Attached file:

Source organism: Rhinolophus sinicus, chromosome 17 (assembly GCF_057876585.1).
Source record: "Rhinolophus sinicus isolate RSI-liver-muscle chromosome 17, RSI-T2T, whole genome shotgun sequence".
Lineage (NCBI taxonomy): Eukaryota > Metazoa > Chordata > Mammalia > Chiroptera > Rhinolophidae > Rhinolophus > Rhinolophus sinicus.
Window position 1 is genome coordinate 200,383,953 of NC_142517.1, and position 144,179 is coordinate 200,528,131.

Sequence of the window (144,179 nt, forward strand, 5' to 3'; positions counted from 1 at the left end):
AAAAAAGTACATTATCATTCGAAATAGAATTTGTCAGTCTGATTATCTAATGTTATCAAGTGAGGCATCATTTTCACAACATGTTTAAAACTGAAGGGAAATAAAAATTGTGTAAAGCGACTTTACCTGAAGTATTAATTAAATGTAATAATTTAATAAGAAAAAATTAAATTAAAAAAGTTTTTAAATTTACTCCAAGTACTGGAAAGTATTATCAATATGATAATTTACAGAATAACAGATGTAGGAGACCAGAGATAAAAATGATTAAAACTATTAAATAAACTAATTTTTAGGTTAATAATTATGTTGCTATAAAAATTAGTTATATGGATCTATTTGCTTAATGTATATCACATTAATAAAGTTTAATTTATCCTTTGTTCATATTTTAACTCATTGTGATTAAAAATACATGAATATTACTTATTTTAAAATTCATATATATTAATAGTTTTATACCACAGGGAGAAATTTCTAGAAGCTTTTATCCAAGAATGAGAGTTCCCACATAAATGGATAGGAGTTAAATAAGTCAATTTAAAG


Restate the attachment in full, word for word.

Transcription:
Source organism: Rhinolophus sinicus, chromosome 17 (assembly GCF_057876585.1).
Source record: "Rhinolophus sinicus isolate RSI-liver-muscle chromosome 17, RSI-T2T, whole genome shotgun sequence".
Lineage (NCBI taxonomy): Eukaryota > Metazoa > Chordata > Mammalia > Chiroptera > Rhinolophidae > Rhinolophus > Rhinolophus sinicus.
Window position 1 is genome coordinate 200,383,953 of NC_142517.1, and position 144,179 is coordinate 200,528,131.

Sequence of the window (144,179 nt, forward strand, 5' to 3'; positions counted from 1 at the left end):
AAAAAAGTACATTATCATTCGAAATAGAATTTGTCAGTCTGATTATCTAATGTTATCAAGTGAGGCATCATTTTCACAACATGTTTAAAACTGAAGGGAAATAAAAATTGTGTAAAGCGACTTTACCTGAAGTATTAATTAAATGTAATAATTTAATAAGAAAAAATTAAATTAAAAAAGTTTTTAAATTTACTCCAAGTACTGGAAAGTATTATCAATATGATAATTTACAGAATAACAGATGTAGGAGACCAGAGATAAAAATGATTAAAACTATTAAATAAACTAATTTTTAGGTTAATAATTATGTTGCTATAAAAATTAGTTATATGGATCTATTTGCTTAATGTATATCACATTAATAAAGTTTAATTTATCCTTTGTTCATATTTTAACTCATTGTGATTAAAAATACATGAATATTACTTATTTTAAAATTCATATATATTAATAGTTTTATACCACAGGGAGAAATTTCTAGAAGCTTTTATCCAAGAATGAGAGTTCCCACATAAATGGATAGGAGTTAAATAAGTCAATTTAAAG